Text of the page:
Main Article Content
The article discusses the issues of education and educational aspirations among indigent women with many children. Partial results of qualitative research carried out in 2013-14 and in 2017 on families supported by institutional social assistance were used as the empirical basis of this paper. The analysis mainly focuses on the aspirational self-identification of the respondents (mostly poorly educated and functioning outside the labour market) and their attitudes towards education. Both the mothers’ self-presentations and other fragments of their interviews make it possible to determine how they perceive their own situation and how they define their current and potential educational activities – especially in the context of deficiencies they experience (here the impact of the “Family 500 plus” programme introduced in 2016 is essential), their large families and family responsibilities.
A clear – especially in the first stage of the research – presence of educational threads in the narratives of the respondents indicates that this type of activity is declaratively significant for some mothers. Returning to the surveyed families after a few years allows the author to broaden and objectify the reasoning and estimate how the respondents’ educational aspirations are realised (and turned into specific activities), and to what extent they are just learned, almost recited answers which are to protect the woman from perceiving herself as poor, uneducated and consequently marginalized or socially excluded.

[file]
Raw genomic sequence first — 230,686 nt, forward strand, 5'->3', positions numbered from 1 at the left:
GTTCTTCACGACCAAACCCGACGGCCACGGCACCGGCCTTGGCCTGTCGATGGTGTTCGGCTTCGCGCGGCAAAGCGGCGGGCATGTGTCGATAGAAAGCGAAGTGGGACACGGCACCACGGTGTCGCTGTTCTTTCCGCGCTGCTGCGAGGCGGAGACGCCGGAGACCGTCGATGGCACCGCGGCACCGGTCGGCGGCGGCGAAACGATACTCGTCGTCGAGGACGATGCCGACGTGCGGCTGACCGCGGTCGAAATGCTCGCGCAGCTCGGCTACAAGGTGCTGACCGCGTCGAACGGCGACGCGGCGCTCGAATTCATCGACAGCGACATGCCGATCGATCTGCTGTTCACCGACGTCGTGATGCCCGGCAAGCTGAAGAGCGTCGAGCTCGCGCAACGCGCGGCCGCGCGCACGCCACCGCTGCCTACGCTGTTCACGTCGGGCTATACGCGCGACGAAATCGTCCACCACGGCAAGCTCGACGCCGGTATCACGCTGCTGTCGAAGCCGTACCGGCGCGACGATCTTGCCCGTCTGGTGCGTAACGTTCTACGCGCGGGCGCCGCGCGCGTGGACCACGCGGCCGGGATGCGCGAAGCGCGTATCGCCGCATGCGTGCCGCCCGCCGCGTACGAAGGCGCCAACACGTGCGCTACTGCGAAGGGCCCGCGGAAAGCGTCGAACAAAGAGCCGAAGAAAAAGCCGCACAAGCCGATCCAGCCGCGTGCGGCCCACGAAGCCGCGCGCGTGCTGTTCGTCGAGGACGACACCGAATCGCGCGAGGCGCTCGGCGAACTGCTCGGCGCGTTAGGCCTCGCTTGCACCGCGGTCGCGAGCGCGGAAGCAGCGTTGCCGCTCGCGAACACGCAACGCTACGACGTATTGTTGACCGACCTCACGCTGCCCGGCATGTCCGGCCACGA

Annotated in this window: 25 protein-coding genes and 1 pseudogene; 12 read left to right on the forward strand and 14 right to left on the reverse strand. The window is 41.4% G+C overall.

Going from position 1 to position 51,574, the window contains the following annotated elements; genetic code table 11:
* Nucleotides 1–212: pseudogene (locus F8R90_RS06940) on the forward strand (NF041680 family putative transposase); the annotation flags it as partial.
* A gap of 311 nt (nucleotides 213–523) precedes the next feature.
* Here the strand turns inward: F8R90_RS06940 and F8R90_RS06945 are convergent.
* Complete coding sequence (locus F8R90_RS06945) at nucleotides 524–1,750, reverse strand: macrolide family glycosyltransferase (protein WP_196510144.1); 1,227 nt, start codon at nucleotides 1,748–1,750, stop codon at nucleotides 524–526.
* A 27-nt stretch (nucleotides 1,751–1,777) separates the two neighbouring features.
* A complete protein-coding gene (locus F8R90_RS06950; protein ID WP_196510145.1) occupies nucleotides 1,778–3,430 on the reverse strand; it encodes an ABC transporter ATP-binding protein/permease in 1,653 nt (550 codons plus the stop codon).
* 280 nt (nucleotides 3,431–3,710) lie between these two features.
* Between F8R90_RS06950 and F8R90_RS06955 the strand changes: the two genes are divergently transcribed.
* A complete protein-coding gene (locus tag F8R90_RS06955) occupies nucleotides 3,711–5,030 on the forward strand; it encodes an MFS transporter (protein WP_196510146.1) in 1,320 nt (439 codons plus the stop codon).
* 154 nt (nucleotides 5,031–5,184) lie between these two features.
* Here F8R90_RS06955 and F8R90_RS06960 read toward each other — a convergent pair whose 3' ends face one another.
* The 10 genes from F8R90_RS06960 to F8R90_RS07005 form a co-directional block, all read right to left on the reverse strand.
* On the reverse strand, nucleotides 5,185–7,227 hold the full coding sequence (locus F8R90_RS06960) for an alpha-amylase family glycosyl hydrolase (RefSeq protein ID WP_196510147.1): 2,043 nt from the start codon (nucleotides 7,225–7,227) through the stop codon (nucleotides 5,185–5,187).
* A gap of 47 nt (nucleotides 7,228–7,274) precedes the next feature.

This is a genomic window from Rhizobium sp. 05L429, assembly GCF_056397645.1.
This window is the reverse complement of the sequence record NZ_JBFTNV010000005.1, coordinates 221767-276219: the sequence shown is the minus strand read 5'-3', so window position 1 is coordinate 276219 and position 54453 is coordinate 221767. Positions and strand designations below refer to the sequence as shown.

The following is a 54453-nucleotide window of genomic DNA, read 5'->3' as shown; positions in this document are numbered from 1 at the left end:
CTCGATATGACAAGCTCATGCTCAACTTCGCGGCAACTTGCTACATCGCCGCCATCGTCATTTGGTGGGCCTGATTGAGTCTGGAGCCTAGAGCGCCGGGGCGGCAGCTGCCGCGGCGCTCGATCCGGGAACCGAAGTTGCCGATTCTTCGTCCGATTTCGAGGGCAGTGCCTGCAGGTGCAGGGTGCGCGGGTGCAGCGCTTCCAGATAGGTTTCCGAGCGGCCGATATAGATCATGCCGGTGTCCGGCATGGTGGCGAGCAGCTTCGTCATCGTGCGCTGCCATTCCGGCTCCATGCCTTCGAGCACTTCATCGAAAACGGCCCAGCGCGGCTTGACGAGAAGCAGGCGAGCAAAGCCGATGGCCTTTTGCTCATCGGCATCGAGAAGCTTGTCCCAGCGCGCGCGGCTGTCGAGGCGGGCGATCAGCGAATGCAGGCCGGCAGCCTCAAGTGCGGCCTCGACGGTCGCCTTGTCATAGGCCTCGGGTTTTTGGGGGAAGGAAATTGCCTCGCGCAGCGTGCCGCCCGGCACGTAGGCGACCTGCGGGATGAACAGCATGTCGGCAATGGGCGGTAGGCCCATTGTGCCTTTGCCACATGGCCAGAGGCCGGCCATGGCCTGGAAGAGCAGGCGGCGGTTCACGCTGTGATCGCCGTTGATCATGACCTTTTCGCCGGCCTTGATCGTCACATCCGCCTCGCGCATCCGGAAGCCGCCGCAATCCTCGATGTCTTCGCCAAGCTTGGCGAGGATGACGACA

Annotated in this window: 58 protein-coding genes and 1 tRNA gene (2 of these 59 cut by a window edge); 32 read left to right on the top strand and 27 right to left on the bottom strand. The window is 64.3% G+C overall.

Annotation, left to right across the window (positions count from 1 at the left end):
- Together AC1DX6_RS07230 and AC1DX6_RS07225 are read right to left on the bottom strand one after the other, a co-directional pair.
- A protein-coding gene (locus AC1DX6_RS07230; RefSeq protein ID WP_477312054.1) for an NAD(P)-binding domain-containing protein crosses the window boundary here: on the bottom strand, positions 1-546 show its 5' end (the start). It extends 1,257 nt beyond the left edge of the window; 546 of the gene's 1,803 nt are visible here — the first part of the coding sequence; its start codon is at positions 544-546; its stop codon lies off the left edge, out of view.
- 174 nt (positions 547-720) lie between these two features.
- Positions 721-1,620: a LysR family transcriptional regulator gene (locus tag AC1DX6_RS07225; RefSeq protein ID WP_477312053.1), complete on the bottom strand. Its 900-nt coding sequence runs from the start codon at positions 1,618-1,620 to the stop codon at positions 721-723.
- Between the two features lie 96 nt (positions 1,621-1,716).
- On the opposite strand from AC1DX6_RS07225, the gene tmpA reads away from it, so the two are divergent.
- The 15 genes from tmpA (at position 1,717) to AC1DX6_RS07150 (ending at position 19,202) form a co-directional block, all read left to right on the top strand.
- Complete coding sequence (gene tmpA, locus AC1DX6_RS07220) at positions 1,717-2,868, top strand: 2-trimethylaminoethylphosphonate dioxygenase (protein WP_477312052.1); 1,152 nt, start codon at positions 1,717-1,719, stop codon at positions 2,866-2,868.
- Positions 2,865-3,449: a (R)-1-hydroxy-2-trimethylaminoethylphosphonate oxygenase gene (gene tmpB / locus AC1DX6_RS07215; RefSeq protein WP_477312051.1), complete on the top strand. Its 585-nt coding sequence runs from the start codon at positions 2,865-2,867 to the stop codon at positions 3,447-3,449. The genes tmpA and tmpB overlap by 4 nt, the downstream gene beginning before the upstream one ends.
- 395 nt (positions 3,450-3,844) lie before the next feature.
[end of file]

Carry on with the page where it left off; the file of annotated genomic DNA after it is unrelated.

Studies into the sociology of poverty, sociological theories of identity and grounded theory methodology are the theoretical and methodological basis of the presented analyses.